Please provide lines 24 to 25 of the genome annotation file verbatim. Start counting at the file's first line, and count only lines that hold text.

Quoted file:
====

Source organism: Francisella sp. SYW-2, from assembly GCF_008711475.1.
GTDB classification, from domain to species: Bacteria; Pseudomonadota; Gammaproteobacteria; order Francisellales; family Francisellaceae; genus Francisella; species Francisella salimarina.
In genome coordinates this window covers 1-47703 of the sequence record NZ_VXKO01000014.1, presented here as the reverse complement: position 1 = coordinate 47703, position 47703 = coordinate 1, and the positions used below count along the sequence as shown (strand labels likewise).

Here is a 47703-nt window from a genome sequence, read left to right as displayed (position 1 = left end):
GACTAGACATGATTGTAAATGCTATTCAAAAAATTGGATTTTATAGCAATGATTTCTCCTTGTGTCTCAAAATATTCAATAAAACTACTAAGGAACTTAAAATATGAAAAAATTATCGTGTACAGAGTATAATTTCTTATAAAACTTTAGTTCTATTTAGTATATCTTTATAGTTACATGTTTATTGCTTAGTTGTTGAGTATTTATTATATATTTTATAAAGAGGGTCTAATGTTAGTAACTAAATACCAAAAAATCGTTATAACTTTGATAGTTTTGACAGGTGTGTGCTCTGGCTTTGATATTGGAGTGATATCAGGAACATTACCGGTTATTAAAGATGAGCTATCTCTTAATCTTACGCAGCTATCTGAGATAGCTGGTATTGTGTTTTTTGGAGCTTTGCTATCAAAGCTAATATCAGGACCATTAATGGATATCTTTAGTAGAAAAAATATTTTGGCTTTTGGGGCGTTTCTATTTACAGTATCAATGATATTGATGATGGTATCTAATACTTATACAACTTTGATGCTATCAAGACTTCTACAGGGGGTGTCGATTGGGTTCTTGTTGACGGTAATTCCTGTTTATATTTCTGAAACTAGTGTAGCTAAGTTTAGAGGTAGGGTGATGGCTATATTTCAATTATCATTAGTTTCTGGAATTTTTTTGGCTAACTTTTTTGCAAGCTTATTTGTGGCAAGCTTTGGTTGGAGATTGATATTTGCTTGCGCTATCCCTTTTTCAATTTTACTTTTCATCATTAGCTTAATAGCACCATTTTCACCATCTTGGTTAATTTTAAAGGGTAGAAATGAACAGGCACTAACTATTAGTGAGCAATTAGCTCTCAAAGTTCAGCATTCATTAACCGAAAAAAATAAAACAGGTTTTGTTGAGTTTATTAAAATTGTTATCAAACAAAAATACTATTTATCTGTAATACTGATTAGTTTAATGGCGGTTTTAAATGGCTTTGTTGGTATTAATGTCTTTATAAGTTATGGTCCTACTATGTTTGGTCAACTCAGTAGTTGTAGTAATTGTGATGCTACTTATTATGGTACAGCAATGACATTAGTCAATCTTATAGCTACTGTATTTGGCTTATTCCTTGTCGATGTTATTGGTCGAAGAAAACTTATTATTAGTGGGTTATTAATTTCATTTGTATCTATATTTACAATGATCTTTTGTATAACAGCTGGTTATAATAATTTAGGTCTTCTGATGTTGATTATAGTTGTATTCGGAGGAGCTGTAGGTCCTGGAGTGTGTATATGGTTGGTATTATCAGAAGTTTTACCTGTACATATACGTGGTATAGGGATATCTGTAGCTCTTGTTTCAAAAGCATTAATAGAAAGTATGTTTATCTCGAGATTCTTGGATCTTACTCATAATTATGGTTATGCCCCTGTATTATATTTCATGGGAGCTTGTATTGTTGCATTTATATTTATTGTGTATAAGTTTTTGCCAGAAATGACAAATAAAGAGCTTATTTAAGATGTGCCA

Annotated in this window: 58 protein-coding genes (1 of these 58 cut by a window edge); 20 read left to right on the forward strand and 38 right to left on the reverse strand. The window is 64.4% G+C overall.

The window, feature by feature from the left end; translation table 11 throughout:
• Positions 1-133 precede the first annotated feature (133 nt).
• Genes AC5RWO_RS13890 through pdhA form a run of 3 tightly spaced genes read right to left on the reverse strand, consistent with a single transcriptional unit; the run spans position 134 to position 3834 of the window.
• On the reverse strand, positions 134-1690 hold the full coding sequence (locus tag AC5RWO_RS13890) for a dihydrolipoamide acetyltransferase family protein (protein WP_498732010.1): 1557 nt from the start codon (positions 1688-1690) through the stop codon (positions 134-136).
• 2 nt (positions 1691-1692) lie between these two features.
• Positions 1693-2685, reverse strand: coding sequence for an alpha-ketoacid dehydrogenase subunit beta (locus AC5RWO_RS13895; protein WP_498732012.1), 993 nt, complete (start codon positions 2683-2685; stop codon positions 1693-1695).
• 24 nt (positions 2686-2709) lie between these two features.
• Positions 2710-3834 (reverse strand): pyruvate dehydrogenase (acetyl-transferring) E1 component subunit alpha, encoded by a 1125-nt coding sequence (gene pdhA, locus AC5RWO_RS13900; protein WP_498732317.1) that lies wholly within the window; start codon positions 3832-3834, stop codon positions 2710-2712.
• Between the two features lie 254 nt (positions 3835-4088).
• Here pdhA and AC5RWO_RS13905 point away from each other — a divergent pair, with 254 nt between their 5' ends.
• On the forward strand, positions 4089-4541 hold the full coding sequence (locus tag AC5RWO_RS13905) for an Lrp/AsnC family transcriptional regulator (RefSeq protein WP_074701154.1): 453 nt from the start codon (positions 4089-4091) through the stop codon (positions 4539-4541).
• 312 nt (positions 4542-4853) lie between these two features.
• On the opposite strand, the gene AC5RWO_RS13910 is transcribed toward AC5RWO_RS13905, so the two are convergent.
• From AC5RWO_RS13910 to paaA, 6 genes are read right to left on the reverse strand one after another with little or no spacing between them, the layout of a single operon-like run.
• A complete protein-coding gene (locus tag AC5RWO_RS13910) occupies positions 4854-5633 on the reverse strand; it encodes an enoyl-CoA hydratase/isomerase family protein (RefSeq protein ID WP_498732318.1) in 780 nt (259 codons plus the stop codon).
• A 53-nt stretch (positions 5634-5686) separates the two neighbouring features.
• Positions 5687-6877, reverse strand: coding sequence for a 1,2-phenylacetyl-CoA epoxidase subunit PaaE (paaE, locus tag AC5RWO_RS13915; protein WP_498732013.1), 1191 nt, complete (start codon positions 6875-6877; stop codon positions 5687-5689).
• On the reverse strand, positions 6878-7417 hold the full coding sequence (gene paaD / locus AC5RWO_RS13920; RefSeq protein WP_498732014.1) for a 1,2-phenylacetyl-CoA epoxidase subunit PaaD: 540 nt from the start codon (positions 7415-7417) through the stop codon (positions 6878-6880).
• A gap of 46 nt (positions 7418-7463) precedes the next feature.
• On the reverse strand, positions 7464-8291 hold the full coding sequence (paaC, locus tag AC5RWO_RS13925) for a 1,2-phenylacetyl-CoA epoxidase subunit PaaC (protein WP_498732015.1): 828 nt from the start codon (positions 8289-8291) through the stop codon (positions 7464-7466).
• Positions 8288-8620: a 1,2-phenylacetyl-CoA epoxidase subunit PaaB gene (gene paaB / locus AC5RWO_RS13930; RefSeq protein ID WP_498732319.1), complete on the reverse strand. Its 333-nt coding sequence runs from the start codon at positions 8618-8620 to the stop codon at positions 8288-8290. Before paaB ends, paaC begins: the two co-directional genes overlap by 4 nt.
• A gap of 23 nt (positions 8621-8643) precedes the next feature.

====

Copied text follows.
• On the reverse strand, positions 6878-7417 hold the full coding sequence (gene paaD / locus AC5RWO_RS13920; RefSeq protein WP_498732014.1) for a 1,2-phenylacetyl-CoA epoxidase subunit PaaD: 540 nt from the start codon (positions 7415-7417) through the stop codon (positions 6878-6880).
• A gap of 46 nt (positions 7418-7463) precedes the next feature.